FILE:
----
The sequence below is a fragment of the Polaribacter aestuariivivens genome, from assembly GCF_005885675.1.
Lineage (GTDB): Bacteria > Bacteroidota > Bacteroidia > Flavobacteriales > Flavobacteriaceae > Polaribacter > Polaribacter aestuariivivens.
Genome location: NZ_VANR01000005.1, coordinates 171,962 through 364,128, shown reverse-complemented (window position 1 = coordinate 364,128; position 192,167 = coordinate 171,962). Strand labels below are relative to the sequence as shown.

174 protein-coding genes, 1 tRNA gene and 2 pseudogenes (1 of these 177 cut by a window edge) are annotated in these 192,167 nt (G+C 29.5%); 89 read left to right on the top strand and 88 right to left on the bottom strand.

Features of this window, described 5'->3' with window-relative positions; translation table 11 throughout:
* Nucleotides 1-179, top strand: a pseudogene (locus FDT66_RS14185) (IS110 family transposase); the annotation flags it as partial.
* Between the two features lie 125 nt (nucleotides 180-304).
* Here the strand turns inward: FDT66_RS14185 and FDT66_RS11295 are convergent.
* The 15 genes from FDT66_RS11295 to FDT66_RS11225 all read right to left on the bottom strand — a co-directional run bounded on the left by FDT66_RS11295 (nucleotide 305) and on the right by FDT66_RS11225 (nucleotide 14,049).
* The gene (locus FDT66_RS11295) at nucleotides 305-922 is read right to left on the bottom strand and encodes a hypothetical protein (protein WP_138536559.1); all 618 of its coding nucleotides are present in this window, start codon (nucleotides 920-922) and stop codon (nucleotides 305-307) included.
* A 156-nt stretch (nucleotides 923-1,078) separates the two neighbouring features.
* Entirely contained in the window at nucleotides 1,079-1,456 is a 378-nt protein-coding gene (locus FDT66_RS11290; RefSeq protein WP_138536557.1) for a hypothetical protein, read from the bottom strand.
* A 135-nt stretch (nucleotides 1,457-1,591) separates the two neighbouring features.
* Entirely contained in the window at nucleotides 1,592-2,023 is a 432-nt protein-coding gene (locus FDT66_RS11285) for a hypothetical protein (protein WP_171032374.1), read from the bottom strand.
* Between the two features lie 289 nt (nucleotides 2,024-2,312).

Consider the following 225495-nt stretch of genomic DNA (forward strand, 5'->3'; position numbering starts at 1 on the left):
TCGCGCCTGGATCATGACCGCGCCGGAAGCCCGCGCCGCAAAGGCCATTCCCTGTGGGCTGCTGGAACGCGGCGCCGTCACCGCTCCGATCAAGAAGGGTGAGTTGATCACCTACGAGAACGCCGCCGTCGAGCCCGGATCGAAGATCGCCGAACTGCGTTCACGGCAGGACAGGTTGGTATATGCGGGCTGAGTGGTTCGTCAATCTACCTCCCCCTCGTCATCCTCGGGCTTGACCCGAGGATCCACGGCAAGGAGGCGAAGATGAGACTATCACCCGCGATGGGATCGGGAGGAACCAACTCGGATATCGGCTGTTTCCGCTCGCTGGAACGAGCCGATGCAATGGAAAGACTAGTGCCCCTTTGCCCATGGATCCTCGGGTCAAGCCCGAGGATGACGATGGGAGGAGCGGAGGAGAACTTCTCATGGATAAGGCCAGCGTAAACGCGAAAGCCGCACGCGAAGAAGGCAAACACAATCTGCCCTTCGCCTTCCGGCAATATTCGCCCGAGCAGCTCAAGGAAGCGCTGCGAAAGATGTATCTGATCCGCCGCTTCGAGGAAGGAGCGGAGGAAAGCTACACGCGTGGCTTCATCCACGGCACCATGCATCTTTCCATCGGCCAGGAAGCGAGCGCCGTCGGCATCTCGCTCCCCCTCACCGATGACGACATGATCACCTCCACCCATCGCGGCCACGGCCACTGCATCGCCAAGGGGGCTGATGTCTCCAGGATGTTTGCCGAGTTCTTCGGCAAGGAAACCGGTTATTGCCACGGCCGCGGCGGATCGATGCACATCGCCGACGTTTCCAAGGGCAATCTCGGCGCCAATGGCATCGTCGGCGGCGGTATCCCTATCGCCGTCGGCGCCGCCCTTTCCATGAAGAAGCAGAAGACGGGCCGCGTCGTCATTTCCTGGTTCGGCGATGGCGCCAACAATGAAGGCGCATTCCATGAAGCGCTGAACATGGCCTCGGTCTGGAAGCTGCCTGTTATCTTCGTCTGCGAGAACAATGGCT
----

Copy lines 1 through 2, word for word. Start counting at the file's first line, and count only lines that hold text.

The sequence below is a fragment of the Polaribacter aestuariivivens genome, from assembly GCF_005885675.1.
Lineage (GTDB): Bacteria > Bacteroidota > Bacteroidia > Flavobacteriales > Flavobacteriaceae > Polaribacter > Polaribacter aestuariivivens.